Regulatory delays to a proposal to slash initial clearing margins by the London Metal Exchange (LME) has dealt another blow to the exchange’s ability to fend off competition from US rival CME Group, whose margins are sharply lower.
The LME, fighting declining volumes and complaints from its members about higher trading fees, has seen steep losses to the CME in the copper market early this year.
In January alone the average daily volume (ADV) for CME copper futures contracts surged by 22% while the ADV for LME copper lots slid by 12%. The LME is the world’s oldest market for industrial metals and still hosts the majority of trading but has seen its dominance eroded in recent years.
There are a host of reasons why speculators have gravitated to the CME in copper, including a more complex futures market structure at the LME, but initial margins is a major one, brokers and industry sources said.
Customers trading on financial exchanges have to put down an initial margin, in cash as a guarantee that they will fulfil their contract obligations.
“Everyone is fixated on costs these days, so that (a cut in margins) would be a material change to the market,” said the head of metals at a top LME broker, who declined to be named.
“For the LME, when you are competing with CME in copper that could be significant.”
It was unclear for the reason for delays in regulators approving the LME’s plans to cut margins, which the exchange had hoped to introduce last autumn. Both the Bank of England and the European Securities and Markets Authority (ESMA), which regulate the exchange’s clearing house, LME Clear, declined to comment.
But two industry sources said progress on the proposal had stalled with European Union regulators.”With the current uncertainty about Brexit, the UK doesn’t seem to be at the top of their shopping list,” one source said, referring to European regulators.
The LME said last August it had hoped to make “significant”, cuts to initial margins, without giving exact figures.
Those costs could be lowered by between 20 and 30%, industry sources said, which would be most important for top metals copper and aluminium.
“It’s frustrating to us on this side of the fence,” said Michael Overlander, chief executive at broker Sucden Financial, one of nine top-tier LME members allowed to trade in the open outcry ring.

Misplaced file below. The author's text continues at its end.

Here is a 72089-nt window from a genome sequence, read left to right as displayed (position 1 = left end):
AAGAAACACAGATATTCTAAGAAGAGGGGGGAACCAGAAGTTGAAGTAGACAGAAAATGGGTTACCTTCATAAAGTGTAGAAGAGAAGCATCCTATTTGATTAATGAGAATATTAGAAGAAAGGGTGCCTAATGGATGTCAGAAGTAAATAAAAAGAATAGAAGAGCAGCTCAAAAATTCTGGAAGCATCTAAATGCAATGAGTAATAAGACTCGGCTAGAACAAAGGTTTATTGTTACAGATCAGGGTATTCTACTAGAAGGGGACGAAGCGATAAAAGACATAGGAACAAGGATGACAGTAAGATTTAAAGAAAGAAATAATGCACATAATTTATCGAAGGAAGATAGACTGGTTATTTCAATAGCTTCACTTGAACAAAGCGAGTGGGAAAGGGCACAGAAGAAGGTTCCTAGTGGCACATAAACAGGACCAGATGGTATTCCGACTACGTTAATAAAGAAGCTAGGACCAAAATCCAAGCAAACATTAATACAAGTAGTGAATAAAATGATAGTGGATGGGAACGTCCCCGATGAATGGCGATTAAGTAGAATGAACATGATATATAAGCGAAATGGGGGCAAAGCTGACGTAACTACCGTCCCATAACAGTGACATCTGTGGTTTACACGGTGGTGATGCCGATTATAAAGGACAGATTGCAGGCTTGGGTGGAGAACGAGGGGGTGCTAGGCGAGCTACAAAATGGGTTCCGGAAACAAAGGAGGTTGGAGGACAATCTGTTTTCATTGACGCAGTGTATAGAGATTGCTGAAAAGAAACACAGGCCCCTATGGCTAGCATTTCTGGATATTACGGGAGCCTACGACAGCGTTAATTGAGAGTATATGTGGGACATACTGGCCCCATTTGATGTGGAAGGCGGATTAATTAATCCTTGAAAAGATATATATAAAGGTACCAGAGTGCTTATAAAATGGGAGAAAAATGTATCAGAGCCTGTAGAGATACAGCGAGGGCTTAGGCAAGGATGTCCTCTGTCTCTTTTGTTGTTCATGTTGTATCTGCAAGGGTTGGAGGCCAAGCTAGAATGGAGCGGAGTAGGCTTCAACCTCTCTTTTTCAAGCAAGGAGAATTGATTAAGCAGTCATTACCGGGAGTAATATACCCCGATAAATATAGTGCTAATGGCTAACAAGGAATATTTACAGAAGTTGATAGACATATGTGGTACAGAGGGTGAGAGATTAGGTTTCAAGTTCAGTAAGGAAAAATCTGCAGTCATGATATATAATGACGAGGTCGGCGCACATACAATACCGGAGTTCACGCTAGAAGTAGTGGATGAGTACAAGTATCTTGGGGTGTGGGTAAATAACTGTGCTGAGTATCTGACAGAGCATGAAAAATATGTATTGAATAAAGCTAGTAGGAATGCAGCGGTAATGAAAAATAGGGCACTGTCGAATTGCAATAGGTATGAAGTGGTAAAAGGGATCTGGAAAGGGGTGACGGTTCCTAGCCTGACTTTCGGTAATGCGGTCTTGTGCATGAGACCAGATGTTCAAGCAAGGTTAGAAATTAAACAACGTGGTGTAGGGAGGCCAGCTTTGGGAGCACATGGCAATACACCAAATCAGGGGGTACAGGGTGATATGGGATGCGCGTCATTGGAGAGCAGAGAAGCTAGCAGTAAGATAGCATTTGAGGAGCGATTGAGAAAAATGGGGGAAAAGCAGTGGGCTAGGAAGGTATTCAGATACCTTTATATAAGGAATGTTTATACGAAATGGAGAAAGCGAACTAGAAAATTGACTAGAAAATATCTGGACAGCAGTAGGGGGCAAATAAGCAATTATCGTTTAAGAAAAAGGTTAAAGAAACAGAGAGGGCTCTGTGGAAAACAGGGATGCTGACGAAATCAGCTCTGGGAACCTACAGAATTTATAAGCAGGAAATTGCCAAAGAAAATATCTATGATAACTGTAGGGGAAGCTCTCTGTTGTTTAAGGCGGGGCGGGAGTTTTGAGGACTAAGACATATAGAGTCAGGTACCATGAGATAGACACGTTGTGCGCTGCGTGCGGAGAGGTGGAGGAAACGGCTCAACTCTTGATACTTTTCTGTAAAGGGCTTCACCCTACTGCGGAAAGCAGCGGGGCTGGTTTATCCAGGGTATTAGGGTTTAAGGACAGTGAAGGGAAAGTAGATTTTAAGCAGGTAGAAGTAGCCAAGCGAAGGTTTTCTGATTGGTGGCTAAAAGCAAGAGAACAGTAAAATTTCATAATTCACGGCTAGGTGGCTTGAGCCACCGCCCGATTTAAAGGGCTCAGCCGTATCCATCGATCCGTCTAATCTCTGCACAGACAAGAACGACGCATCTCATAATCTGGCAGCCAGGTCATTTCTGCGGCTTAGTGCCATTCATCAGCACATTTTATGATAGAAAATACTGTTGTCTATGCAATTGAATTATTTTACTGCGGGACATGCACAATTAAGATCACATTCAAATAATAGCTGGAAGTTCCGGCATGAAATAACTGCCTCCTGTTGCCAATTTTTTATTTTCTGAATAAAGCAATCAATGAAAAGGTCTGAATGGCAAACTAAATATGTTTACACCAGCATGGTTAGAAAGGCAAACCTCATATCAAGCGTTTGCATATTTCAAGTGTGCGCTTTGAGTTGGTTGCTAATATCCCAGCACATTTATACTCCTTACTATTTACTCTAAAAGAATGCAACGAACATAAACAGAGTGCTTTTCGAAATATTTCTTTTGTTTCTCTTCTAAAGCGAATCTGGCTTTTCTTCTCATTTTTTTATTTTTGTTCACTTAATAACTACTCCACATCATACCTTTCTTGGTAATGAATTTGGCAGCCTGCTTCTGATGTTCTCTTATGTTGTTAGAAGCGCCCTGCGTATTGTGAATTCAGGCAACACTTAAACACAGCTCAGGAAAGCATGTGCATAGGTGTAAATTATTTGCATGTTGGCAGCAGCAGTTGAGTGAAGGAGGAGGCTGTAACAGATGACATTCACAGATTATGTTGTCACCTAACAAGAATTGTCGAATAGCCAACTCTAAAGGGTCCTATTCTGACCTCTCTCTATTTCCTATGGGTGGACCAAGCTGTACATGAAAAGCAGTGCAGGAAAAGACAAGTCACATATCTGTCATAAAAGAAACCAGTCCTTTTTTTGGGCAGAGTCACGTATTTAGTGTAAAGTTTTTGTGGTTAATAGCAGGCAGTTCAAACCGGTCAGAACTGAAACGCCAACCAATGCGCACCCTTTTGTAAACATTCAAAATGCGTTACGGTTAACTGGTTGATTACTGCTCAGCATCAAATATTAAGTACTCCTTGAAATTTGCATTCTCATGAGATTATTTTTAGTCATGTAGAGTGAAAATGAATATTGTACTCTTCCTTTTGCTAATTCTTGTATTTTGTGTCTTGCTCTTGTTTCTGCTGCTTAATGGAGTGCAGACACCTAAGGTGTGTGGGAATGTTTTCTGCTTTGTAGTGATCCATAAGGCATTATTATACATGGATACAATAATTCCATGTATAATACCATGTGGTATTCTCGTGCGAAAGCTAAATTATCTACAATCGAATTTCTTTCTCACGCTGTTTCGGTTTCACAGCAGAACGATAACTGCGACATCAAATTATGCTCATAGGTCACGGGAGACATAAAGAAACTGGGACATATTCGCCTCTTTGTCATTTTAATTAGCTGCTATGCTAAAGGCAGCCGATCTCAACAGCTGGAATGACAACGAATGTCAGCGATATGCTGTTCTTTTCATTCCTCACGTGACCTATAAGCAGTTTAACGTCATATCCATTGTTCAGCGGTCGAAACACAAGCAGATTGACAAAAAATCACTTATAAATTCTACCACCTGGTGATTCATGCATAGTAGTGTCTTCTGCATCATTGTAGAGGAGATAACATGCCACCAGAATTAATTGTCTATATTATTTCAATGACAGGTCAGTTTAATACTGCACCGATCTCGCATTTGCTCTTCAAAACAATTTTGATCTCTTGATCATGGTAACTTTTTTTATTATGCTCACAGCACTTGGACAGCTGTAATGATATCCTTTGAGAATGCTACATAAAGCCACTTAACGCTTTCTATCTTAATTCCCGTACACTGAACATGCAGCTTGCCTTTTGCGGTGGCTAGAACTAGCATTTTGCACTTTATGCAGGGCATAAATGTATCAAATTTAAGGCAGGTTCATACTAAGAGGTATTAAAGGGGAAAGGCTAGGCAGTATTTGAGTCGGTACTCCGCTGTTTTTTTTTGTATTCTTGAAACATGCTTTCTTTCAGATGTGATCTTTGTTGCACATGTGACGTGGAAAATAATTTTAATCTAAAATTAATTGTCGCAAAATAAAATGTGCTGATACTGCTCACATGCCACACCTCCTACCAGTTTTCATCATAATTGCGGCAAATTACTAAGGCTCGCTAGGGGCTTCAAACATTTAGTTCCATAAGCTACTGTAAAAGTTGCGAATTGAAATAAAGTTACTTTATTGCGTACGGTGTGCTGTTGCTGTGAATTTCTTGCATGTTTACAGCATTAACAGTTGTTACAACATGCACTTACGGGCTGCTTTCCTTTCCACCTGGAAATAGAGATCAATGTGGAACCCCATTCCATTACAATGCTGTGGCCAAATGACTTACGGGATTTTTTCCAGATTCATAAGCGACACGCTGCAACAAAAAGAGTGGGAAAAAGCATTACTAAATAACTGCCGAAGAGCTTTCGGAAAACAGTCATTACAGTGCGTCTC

Initial margins for one lot of copper at the LME are $12,800 while for an equivalent amount of copper on the CME they are $6,834, according to the exchanges.
A key reason why LME margins are high is it has to make calculations based on a two-day liquidation period while for the CME it is only one-day.
But LME brokers have a partial advantage in that they can offset short and long positions when figuring how much cash they have to provide the clearing house.
The LME, owned by Hong Kong Exchanges and Clearing, said in a statement that the changes were still subject to “final regulatory approval” but did not give details. The LME announced its plans to reduce initial margins at the same time last August when it said it would cut fees for short-dated trades, which market sources said was an attempt to halt a slide in trading volumes.
Volumes on the 140-year-old LME have come under pressure since trading fees jumped an average of 31% in January 2015.
LME trading volumes dropped an overall 7.7% in 2016 to 156.5mn lots while they are up 0.2% in the first two months of 2017.
Traders stand outside the open outcry pit following a trading session at the London Metal Exchange. Regulatory delays to a proposal to slash initial clearing margins by the LME has dealt another blow to the exchange’s ability to fend off competition from US rival CME Group, whose margins are sharply lower.